Ok, so here’s another attempt at a discussion…? feel free to comment below or do your own post as a trackback to this one.

Almost all financial plans promote the concept of building a pool of “safe money” to cover emergencies and unexpected expenses.? This is certainly a good idea, though to think about it critically, we need to look at the real requirement behind the idea.? The idea isn’t just to have cash in a bank account, the point is to have immediate access to funds if/when you have unexpected situations crop up.

The traditional place for safe money would be a savings account or money market account.? Keeping this pool of money in such a safe place gives you many benefits — almost instant access, near zero chance of loss, etc.? You also have the benefit of knowing exactly how much you have available — maybe enough to cover expenses for 3 or 6 months were you to lose your job/income.

In many respects, you can consider your lines of credit (credit cards, home equity loans, etc.)? as part of your cash reserve.? You have nearly instant access to it — in some cases even quicker than getting money out of a money market account.? You have a near zero chance of losing the credit line — unless you sell your house (for HEL) or close your credit card account.? You also know how much you have available in the form of your credit limit (and your credit score can actually benefit from having a lot of unused credit available).? You can also potentially build a larger pool of safe money if you have good credit — in effect having a credit line that exceeds the same amount you can/would keep in cash.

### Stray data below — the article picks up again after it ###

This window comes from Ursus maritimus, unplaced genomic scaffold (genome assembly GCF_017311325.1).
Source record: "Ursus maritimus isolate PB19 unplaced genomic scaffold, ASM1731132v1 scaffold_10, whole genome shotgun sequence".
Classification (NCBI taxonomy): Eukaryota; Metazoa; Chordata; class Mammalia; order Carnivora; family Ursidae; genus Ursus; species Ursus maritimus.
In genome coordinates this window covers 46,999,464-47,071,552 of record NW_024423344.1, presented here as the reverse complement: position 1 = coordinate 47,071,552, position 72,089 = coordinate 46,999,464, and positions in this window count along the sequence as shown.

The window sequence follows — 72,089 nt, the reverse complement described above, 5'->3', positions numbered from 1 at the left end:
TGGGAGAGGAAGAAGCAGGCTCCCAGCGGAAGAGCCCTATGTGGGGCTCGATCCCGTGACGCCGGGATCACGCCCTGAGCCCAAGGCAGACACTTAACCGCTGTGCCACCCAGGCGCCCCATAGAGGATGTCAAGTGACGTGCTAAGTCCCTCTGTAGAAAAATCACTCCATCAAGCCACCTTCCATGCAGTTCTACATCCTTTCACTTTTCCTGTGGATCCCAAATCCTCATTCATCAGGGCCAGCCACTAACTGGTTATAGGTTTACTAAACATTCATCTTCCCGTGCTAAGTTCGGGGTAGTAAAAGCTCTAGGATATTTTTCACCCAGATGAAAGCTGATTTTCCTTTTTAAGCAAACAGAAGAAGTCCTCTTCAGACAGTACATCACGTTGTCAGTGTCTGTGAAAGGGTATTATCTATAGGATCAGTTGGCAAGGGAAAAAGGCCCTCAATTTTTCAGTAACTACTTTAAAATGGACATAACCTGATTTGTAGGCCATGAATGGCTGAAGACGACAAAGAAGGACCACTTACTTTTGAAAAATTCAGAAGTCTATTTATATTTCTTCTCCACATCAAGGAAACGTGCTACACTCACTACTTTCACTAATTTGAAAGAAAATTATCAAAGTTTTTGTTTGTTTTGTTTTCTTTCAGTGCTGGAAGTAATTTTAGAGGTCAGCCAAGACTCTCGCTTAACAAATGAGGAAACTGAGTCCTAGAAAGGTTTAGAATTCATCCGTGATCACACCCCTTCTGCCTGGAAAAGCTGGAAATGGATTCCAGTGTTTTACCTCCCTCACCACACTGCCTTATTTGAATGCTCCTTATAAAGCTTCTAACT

So, allow me to posit a question — is there a real difference in keeping safe money in cash versus keeping the same amount in available credit?? Some obvious caveats apply — if you aren’t paying off your credit card bill every month or if you have problems overspending with credit, you shouldn’t consider this a choice: keep safe money in cash.

One argument for keeping your safe money pile in cash is that it allows you to use the cash, and then follow with the credit in case emergencies happen in a wave.? In that respect, you have effectively pooled your lines of credit and cash into a larger pool of safe money…? Likewise, some expenses (new car, expected home maintenance, etc.) can be anticipated and shouldn’t be included in this discussion.

Let’s consider two hypothetical examples for entertainment’s sake…

Case 1 – Someone with little to no debt and active investments.? If he were to choose the credit route for his safety pool, he would deploy the extra cash in his brokerage account and put it at risk in investments.? If he had unexpected need for funds he would use his credit.? After the credit spike, he might decide to sell some of his investments to offset the credit (depending on the business case analysis, tax considerations, etc.) or simply pay off the credit over time from his paychecks.? Multiple emergencies that exceeded credit limits would force liquidation of some assets to bridge the gap.

Case 2 – Someone with debt and a debt-reduction plan in place.? If he were to choose the credit route for his safety pool, he would deploy the extra cash to lower his outstanding debt and speed up his debt reduction.? Unexpected funds would cause the credit to increase again, but in this case he’s back where he started (more or less).? A side benefit is that the credit terms might get better during the lower debt periods.

What do you guys think?? Is the psychology of debt too powerful to pull this off successfully?? Does having money in cash let you sleep better at night?